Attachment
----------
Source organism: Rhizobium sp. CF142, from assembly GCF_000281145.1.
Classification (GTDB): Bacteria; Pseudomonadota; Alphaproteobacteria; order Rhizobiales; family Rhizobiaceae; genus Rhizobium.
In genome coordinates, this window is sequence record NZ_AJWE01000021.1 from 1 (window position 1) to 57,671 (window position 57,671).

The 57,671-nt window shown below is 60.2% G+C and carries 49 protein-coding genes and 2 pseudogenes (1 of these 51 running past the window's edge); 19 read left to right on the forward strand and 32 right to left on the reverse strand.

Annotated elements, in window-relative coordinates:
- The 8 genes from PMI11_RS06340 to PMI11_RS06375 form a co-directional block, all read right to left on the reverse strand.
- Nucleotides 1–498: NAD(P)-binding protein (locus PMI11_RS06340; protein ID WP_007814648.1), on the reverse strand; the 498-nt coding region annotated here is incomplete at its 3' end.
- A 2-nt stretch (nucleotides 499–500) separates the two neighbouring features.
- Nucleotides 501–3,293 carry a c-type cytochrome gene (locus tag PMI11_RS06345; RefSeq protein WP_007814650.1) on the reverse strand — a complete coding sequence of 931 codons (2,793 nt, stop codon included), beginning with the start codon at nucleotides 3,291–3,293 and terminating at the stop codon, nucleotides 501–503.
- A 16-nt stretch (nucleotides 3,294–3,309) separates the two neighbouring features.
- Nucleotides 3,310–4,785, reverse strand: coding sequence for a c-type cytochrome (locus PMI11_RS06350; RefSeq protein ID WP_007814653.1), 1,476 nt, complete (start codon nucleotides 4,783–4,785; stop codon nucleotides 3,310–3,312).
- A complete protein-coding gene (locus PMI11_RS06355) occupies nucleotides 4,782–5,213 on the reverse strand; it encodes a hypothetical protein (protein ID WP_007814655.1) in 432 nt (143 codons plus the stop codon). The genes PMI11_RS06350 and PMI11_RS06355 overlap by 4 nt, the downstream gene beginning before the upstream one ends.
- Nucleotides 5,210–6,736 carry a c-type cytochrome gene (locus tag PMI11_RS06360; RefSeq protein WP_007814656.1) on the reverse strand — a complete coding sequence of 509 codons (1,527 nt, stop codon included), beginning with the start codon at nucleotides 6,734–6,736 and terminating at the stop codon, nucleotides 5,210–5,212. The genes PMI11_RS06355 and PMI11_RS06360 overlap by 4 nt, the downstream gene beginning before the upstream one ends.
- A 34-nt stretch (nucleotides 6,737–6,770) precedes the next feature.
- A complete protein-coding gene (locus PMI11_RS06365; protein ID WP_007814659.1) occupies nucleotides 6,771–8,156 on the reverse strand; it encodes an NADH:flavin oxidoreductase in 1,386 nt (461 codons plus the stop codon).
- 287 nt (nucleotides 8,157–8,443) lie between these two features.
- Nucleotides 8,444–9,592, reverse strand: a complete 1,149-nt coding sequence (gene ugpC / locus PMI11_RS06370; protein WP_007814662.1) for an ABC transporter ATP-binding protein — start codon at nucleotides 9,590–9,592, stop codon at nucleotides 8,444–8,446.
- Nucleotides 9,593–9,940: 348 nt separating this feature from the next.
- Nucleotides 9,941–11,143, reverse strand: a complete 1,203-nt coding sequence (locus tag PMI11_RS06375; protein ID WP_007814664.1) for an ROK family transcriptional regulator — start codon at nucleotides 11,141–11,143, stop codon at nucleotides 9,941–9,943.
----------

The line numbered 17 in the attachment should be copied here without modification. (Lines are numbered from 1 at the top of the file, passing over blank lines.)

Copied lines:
- Nucleotides 8,444–9,592, reverse strand: a complete 1,149-nt coding sequence (gene ugpC / locus PMI11_RS06370; protein WP_007814662.1) for an ABC transporter ATP-binding protein — start codon at nucleotides 9,590–9,592, stop codon at nucleotides 8,444–8,446.